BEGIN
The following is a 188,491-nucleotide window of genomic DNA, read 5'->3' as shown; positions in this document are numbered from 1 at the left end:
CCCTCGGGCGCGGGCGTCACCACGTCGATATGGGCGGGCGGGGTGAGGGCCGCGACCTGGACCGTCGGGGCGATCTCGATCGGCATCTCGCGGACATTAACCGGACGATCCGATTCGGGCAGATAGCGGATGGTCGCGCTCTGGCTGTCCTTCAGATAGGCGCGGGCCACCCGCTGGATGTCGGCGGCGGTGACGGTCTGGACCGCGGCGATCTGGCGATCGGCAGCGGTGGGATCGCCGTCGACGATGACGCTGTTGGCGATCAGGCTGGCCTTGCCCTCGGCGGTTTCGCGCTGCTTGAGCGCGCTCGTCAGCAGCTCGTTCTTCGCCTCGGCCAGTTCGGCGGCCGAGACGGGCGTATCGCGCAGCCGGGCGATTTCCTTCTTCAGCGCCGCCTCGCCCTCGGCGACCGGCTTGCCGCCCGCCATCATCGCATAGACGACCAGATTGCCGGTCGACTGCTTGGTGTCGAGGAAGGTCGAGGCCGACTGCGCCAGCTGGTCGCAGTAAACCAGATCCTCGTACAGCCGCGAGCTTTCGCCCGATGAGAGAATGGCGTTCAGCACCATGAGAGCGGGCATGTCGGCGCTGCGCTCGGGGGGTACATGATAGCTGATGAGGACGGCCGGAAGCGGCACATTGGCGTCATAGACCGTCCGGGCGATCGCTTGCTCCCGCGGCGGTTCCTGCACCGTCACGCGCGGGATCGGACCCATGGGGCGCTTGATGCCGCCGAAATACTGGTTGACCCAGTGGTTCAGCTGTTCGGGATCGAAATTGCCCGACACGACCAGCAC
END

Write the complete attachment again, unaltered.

The following is a 188,491-nucleotide window of genomic DNA, read 5'->3' as shown; positions in this document are numbered from 1 at the left end:
CCCTCGGGCGCGGGCGTCACCACGTCGATATGGGCGGGCGGGGTGAGGGCCGCGACCTGGACCGTCGGGGCGATCTCGATCGGCATCTCGCGGACATTAACCGGACGATCCGATTCGGGCAGATAGCGGATGGTCGCGCTCTGGCTGTCCTTCAGATAGGCGCGGGCCACCCGCTGGATGTCGGCGGCGGTGACGGTCTGGACCGCGGCGATCTGGCGATCGGCAGCGGTGGGATCGCCGTCGACGATGACGCTGTTGGCGATCAGGCTGGCCTTGCCCTCGGCGGTTTCGCGCTGCTTGAGCGCGCTCGTCAGCAGCTCGTTCTTCGCCTCGGCCAGTTCGGCGGCCGAGACGGGCGTATCGCGCAGCCGGGCGATTTCCTTCTTCAGCGCCGCCTCGCCCTCGGCGACCGGCTTGCCGCCCGCCATCATCGCATAGACGACCAGATTGCCGGTCGACTGCTTGGTGTCGAGGAAGGTCGAGGCCGACTGCGCCAGCTGGTCGCAGTAAACCAGATCCTCGTACAGCCGCGAGCTTTCGCCCGATGAGAGAATGGCGTTCAGCACCATGAGAGCGGGCATGTCGGCGCTGCGCTCGGGGGGTACATGATAGCTGATGAGGACGGCCGGAAGCGGCACATTGGCGTCATAGACCGTCCGGGCGATCGCTTGCTCCCGCGGCGGTTCCTGCACCGTCACGCGCGGGATCGGACCCATGGGGCGCTTGATGCCGCCGAAATACTGGTTGACCCAGTGGTTCAGCTGTTCGGGATCGAAATTGCCCGACACGACCAGCAC